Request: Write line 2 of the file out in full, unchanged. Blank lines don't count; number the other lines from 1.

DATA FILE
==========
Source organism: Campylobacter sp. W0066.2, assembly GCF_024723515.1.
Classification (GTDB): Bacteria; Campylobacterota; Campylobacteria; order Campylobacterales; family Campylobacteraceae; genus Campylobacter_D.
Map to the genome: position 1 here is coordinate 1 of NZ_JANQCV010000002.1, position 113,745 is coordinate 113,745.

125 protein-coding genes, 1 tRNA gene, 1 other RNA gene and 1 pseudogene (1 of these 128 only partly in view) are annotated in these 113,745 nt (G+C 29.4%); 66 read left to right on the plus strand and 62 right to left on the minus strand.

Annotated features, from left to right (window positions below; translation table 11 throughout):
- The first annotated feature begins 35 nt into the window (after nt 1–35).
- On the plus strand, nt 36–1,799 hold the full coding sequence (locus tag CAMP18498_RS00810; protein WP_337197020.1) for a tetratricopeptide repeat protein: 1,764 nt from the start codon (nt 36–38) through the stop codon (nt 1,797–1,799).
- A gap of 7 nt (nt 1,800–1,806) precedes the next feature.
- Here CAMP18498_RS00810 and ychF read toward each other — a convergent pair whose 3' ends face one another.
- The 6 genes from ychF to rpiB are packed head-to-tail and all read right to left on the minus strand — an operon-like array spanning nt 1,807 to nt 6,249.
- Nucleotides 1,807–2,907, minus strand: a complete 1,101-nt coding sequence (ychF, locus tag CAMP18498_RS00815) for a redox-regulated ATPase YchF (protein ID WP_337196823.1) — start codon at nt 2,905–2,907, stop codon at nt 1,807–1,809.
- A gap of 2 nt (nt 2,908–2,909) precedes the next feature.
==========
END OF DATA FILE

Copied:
Classification (GTDB): Bacteria; Campylobacterota; Campylobacteria; order Campylobacterales; family Campylobacteraceae; genus Campylobacter_D.